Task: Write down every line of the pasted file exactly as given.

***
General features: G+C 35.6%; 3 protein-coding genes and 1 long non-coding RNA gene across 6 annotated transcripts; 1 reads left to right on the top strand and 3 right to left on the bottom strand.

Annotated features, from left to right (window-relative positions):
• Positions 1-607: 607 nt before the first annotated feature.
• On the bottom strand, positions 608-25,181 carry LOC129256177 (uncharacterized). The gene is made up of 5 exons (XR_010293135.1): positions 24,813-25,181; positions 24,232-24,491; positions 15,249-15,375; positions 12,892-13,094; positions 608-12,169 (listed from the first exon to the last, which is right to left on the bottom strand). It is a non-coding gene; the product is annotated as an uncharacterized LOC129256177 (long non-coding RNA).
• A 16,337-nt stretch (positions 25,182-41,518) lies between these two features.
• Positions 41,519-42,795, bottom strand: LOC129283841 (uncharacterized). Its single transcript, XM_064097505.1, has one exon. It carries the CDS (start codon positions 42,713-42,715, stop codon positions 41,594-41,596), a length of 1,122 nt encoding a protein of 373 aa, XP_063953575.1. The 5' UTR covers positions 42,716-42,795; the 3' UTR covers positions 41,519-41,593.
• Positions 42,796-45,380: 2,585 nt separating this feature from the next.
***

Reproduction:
General features: G+C 35.6%; 3 protein-coding genes and 1 long non-coding RNA gene across 6 annotated transcripts; 1 reads left to right on the top strand and 3 right to left on the bottom strand.

Annotated features, from left to right (window-relative positions):
• Positions 1-607: 607 nt before the first annotated feature.
• On the bottom strand, positions 608-25,181 carry LOC129256177 (uncharacterized). The gene is made up of 5 exons (XR_010293135.1): positions 24,813-25,181; positions 24,232-24,491; positions 15,249-15,375; positions 12,892-13,094; positions 608-12,169 (listed from the first exon to the last, which is right to left on the bottom strand). It is a non-coding gene; the product is annotated as an uncharacterized LOC129256177 (long non-coding RNA).
• A 16,337-nt stretch (positions 25,182-41,518) lies between these two features.
• Positions 41,519-42,795, bottom strand: LOC129283841 (uncharacterized). Its single transcript, XM_064097505.1, has one exon. It carries the CDS (start codon positions 42,713-42,715, stop codon positions 41,594-41,596), a length of 1,122 nt encoding a protein of 373 aa, XP_063953575.1. The 5' UTR covers positions 42,716-42,795; the 3' UTR covers positions 41,519-41,593.
• Positions 42,796-45,380: 2,585 nt separating this feature from the next.